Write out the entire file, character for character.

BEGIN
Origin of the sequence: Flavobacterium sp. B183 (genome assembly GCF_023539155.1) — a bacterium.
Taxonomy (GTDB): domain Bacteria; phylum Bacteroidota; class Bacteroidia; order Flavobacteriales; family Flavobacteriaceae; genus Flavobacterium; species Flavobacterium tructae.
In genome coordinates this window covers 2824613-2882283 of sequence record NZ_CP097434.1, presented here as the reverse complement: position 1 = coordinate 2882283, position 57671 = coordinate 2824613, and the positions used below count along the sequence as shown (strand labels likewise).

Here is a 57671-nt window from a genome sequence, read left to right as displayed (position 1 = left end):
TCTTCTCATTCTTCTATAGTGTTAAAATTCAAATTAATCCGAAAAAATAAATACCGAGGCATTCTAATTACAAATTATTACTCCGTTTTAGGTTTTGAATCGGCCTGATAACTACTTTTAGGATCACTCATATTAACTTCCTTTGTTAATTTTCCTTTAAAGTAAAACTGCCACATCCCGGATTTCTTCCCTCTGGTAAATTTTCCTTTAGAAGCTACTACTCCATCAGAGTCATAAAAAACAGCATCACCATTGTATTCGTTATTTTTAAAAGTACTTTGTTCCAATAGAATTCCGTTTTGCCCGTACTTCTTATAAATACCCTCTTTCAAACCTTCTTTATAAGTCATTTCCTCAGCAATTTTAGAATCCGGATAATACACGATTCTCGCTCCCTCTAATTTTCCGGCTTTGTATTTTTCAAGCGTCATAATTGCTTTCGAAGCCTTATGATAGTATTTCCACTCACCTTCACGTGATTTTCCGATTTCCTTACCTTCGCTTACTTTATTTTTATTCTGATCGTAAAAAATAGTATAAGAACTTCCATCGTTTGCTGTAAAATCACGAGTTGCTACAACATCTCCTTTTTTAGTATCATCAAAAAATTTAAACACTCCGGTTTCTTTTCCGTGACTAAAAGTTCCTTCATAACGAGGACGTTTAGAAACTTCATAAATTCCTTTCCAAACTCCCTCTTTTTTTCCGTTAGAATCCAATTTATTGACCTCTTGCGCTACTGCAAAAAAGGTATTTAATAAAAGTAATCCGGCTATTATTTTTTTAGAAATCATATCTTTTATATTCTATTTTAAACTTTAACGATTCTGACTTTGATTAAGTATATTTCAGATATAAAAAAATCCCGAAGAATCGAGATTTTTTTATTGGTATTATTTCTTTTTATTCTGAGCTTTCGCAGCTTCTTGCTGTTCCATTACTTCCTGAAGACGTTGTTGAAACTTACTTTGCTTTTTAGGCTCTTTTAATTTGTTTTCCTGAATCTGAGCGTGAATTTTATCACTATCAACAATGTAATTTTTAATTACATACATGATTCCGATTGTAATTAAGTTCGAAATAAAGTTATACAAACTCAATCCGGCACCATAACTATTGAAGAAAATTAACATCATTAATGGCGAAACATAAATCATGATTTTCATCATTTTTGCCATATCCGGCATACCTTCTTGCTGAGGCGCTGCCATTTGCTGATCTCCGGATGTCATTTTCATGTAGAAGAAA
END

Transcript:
Origin of the sequence: Flavobacterium sp. B183 (genome assembly GCF_023539155.1) — a bacterium.
Taxonomy (GTDB): domain Bacteria; phylum Bacteroidota; class Bacteroidia; order Flavobacteriales; family Flavobacteriaceae; genus Flavobacterium; species Flavobacterium tructae.
In genome coordinates this window covers 2824613-2882283 of sequence record NZ_CP097434.1, presented here as the reverse complement: position 1 = coordinate 2882283, position 57671 = coordinate 2824613, and the positions used below count along the sequence as shown (strand labels likewise).

Here is a 57671-nt window from a genome sequence, read left to right as displayed (position 1 = left end):
TCTTCTCATTCTTCTATAGTGTTAAAATTCAAATTAATCCGAAAAAATAAATACCGAGGCATTCTAATTACAAATTATTACTCCGTTTTAGGTTTTGAATCGGCCTGATAACTACTTTTAGGATCACTCATATTAACTTCCTTTGTTAATTTTCCTTTAAAGTAAAACTGCCACATCCCGGATTTCTTCCCTCTGGTAAATTTTCCTTTAGAAGCTACTACTCCATCAGAGTCATAAAAAACAGCATCACCATTGTATTCGTTATTTTTAAAAGTACTTTGTTCCAATAGAATTCCGTTTTGCCCGTACTTCTTATAAATACCCTCTTTCAAACCTTCTTTATAAGTCATTTCCTCAGCAATTTTAGAATCCGGATAATACACGATTCTCGCTCCCTCTAATTTTCCGGCTTTGTATTTTTCAAGCGTCATAATTGCTTTCGAAGCCTTATGATAGTATTTCCACTCACCTTCACGTGATTTTCCGATTTCCTTACCTTCGCTTACTTTATTTTTATTCTGATCGTAAAAAATAGTATAAGAACTTCCATCGTTTGCTGTAAAATCACGAGTTGCTACAACATCTCCTTTTTTAGTATCATCAAAAAATTTAAACACTCCGGTTTCTTTTCCGTGACTAAAAGTTCCTTCATAACGAGGACGTTTAGAAACTTCATAAATTCCTTTCCAAACTCCCTCTTTTTTTCCGTTAGAATCCAATTTATTGACCTCTTGCGCTACTGCAAAAAAGGTATTTAATAAAAGTAATCCGGCTATTATTTTTTTAGAAATCATATCTTTTATATTCTATTTTAAACTTTAACGATTCTGACTTTGATTAAGTATATTTCAGATATAAAAAAATCCCGAAGAATCGAGATTTTTTTATTGGTATTATTTCTTTTTATTCTGAGCTTTCGCAGCTTCTTGCTGTTCCATTACTTCCTGAAGACGTTGTTGAAACTTACTTTGCTTTTTAGGCTCTTTTAATTTGTTTTCCTGAATCTGAGCGTGAATTTTATCACTATCAACAATGTAATTTTTAATTACATACATGATTCCGATTGTAATTAAGTTCGAAATAAAGTTATACAAACTCAATCCGGCACCATAACTATTGAAGAAAATTAACATCATTAATGGCGAAACATAAATCATGATTTTCATCATTTTTGCCATATCCGGCATACCTTCTTGCTGAGGCGCTGCCATTTGCTGATCTCCGGATGTCATTTTCATGTAGAAGAAA